Is there Life after Debt?: Revolution in the Age of Financial Capitalism

Research output: Contribution to journalJournal articleResearchpeer-review

Abstract

What happens to classic Marxist notions of revolution, exploitation and class struggle under the premise that we live in the age of financial rather than industrial capitalism? In this essay I argue that the logic of finance is the main structuring principle of the circulation of value, capital, and money today. Accordingly, we should no longer just think of class struggle in terms of workers and capitalists but also in terms of debtors and creditors. In financial capitalism class is determined by one’s position relative to the production of money. This also means that a contemporary idea of revolution is a matter of radical change in the way that money comes into being.
What happens to classic Marxist notions of revolution, exploitation and class struggle under the premise that we live in the age of financial rather than industrial capitalism? In this essay I argue that the logic of finance is the main structuring principle of the circulation of value, capital, and money today. Accordingly, we should no longer just think of class struggle in terms of workers and capitalists but also in terms of debtors and creditors. In financial capitalism class is determined by one’s position relative to the production of money. This also means that a contemporary idea of revolution is a matter of radical change in the way that money comes into being.
LanguageEnglish
JournalFinance and Society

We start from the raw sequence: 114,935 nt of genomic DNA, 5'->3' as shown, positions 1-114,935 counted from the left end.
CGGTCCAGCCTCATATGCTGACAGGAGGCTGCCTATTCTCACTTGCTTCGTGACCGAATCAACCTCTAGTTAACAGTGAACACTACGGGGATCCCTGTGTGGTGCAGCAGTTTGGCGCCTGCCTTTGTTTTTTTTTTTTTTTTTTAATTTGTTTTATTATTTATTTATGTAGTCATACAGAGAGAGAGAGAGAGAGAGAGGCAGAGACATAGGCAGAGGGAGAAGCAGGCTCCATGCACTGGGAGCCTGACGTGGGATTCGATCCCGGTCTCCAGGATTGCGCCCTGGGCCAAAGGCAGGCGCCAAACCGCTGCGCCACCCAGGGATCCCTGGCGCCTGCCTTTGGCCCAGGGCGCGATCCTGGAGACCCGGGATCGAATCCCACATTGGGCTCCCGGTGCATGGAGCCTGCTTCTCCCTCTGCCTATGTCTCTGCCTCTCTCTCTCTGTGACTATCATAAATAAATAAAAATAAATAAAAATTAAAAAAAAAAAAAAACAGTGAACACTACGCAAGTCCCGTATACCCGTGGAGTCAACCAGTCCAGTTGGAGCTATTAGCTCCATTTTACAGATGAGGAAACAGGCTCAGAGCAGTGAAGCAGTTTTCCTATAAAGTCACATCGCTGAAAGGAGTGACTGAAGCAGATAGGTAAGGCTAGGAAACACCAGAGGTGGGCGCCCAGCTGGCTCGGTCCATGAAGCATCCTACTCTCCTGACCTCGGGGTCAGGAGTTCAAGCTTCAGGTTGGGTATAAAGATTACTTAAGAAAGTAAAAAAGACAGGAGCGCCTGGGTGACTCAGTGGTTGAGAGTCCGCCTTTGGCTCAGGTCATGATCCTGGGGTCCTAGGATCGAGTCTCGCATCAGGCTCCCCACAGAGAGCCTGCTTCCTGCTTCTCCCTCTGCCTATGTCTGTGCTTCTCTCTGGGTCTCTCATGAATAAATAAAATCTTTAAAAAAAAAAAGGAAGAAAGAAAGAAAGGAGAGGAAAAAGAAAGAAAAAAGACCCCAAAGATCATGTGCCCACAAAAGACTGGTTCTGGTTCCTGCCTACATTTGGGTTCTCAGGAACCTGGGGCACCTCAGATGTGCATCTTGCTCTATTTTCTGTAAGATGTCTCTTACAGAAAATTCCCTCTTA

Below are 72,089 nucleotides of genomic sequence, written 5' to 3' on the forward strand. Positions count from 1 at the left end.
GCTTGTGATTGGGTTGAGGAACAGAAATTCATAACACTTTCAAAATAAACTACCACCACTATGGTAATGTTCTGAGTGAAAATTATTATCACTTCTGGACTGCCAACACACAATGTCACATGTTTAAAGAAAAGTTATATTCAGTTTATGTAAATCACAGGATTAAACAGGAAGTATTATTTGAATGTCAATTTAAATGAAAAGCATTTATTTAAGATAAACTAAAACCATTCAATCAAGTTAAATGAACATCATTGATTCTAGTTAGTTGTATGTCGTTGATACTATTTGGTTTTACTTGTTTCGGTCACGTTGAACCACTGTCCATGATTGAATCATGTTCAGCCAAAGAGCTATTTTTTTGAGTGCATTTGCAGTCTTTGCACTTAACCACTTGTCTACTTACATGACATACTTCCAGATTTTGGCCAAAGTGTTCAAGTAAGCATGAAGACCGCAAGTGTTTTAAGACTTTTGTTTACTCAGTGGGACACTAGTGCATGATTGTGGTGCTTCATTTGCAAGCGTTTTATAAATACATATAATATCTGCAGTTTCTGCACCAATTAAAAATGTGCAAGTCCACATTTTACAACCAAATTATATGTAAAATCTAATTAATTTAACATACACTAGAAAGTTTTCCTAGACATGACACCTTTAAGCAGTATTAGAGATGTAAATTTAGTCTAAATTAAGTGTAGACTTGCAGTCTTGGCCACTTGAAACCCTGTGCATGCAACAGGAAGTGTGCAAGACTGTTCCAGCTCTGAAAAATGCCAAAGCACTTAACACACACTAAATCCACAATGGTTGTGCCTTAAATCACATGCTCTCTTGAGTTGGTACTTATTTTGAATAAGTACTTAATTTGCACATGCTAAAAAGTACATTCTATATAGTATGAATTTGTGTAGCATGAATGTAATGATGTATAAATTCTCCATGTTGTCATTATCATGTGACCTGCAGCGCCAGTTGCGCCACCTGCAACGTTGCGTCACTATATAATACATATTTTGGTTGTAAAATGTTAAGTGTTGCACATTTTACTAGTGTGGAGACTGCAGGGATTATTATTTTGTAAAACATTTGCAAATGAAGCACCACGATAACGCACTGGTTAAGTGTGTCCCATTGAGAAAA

Volume1
Issue number1
Pages81-89
StatePublished - 2015

Cite this

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title = "Is there Life after Debt?: Revolution in the Age of Financial Capitalism",
abstract = "What happens to classic Marxist notions of revolution, exploitation and class struggle under the premise that we live in the age of financial rather than industrial capitalism? In this essay I argue that the logic of finance is the main structuring principle of the circulation of value, capital, and money today. Accordingly, we should no longer just think of class struggle in terms of workers and capitalists but also in terms of debtors and creditors. In financial capitalism class is determined by one’s position relative to the production of money. This also means that a contemporary idea of revolution is a matter of radical change in the way that money comes into being.",
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Is there Life after Debt? Revolution in the Age of Financial Capitalism. / Bjerg, Ole.

In: Finance and Society, Vol. 1, No. 1, 2015, p. 81-89.

Research output: Contribution to journalJournal articleResearchpeer-review

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AB - What happens to classic Marxist notions of revolution, exploitation and class struggle under the premise that we live in the age of financial rather than industrial capitalism? In this essay I argue that the logic of finance is the main structuring principle of the circulation of value, capital, and money today. Accordingly, we should no longer just think of class struggle in terms of workers and capitalists but also in terms of debtors and creditors. In financial capitalism class is determined by one’s position relative to the production of money. This also means that a contemporary idea of revolution is a matter of radical change in the way that money comes into being.

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